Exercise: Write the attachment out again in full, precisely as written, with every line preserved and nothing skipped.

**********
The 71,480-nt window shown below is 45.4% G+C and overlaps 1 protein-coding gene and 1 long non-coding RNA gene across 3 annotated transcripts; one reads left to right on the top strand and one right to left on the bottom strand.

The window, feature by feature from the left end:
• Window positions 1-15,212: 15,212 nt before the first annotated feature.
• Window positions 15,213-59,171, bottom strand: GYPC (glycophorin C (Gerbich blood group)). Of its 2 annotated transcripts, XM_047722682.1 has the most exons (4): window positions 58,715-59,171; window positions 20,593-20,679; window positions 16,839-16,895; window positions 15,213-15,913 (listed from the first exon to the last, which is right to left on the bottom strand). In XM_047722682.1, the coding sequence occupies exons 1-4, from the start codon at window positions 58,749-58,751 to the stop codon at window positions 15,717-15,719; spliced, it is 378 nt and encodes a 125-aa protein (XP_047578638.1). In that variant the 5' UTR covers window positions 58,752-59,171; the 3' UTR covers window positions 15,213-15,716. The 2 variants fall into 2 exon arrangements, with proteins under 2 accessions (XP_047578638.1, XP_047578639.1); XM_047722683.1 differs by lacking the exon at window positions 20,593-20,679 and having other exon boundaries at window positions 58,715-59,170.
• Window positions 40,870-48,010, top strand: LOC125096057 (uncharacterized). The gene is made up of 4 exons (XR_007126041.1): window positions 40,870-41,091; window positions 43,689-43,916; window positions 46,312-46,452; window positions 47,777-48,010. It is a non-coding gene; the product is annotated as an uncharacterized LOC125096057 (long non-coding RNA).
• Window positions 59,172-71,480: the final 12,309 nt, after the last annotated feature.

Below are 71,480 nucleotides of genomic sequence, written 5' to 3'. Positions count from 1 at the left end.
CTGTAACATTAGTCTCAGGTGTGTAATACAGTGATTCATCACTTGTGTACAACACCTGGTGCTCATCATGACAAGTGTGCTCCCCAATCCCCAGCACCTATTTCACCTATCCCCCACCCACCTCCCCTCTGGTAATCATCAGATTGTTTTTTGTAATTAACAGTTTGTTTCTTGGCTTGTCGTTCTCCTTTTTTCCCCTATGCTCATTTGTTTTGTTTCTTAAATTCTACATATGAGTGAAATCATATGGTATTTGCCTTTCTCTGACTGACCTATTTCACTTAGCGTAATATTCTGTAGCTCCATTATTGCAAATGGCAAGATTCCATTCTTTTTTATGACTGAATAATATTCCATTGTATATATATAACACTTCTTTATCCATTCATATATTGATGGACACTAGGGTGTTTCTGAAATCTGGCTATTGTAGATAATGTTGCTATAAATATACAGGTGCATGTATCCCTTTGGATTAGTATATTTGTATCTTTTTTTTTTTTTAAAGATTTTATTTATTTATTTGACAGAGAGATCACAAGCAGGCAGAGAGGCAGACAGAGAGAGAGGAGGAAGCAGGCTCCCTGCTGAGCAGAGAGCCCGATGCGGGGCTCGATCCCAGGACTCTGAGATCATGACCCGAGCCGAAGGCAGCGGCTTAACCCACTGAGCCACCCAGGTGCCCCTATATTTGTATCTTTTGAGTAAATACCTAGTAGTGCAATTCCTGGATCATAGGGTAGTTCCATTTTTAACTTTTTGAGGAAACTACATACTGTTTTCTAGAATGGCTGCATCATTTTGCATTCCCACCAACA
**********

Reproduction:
The 71,480-nt window shown below is 45.4% G+C and overlaps 1 protein-coding gene and 1 long non-coding RNA gene across 3 annotated transcripts; one reads left to right on the top strand and one right to left on the bottom strand.

The window, feature by feature from the left end:
• Window positions 1-15,212: 15,212 nt before the first annotated feature.
• Window positions 15,213-59,171, bottom strand: GYPC (glycophorin C (Gerbich blood group)). Of its 2 annotated transcripts, XM_047722682.1 has the most exons (4): window positions 58,715-59,171; window positions 20,593-20,679; window positions 16,839-16,895; window positions 15,213-15,913 (listed from the first exon to the last, which is right to left on the bottom strand). In XM_047722682.1, the coding sequence occupies exons 1-4, from the start codon at window positions 58,749-58,751 to the stop codon at window positions 15,717-15,719; spliced, it is 378 nt and encodes a 125-aa protein (XP_047578638.1). In that variant the 5' UTR covers window positions 58,752-59,171; the 3' UTR covers window positions 15,213-15,716. The 2 variants fall into 2 exon arrangements, with proteins under 2 accessions (XP_047578638.1, XP_047578639.1); XM_047722683.1 differs by lacking the exon at window positions 20,593-20,679 and having other exon boundaries at window positions 58,715-59,170.
• Window positions 40,870-48,010, top strand: LOC125096057 (uncharacterized). The gene is made up of 4 exons (XR_007126041.1): window positions 40,870-41,091; window positions 43,689-43,916; window positions 46,312-46,452; window positions 47,777-48,010. It is a non-coding gene; the product is annotated as an uncharacterized LOC125096057 (long non-coding RNA).
• Window positions 59,172-71,480: the final 12,309 nt, after the last annotated feature.

Below are 71,480 nucleotides of genomic sequence, written 5' to 3'. Positions count from 1 at the left end.
CTGTAACATTAGTCTCAGGTGTGTAATACAGTGATTCATCACTTGTGTACAACACCTGGTGCTCATCATGACAAGTGTGCTCCCCAATCCCCAGCACCTATTTCACCTATCCCCCACCCACCTCCCCTCTGGTAATCATCAGATTGTTTTTTGTAATTAACAGTTTGTTTCTTGGCTTGTCGTTCTCCTTTTTTCCCCTATGCTCATTTGTTTTGTTTCTTAAATTCTACATATGAGTGAAATCATATGGTATTTGCCTTTCTCTGACTGACCTATTTCACTTAGCGTAATATTCTGTAGCTCCATTATTGCAAATGGCAAGATTCCATTCTTTTTTATGACTGAATAATATTCCATTGTATATATATAACACTTCTTTATCCATTCATATATTGATGGACACTAGGGTGTTTCTGAAATCTGGCTATTGTAGATAATGTTGCTATAAATATACAGGTGCATGTATCCCTTTGGATTAGTATATTTGTATCTTTTTTTTTTTTTAAAGATTTTATTTATTTATTTGACAGAGAGATCACAAGCAGGCAGAGAGGCAGACAGAGAGAGAGGAGGAAGCAGGCTCCCTGCTGAGCAGAGAGCCCGATGCGGGGCTCGATCCCAGGACTCTGAGATCATGACCCGAGCCGAAGGCAGCGGCTTAACCCACTGAGCCACCCAGGTGCCCCTATATTTGTATCTTTTGAGTAAATACCTAGTAGTGCAATTCCTGGATCATAGGGTAGTTCCATTTTTAACTTTTTGAGGAAACTACATACTGTTTTCTAGAATGGCTGCATCATTTTGCATTCCCACCAACA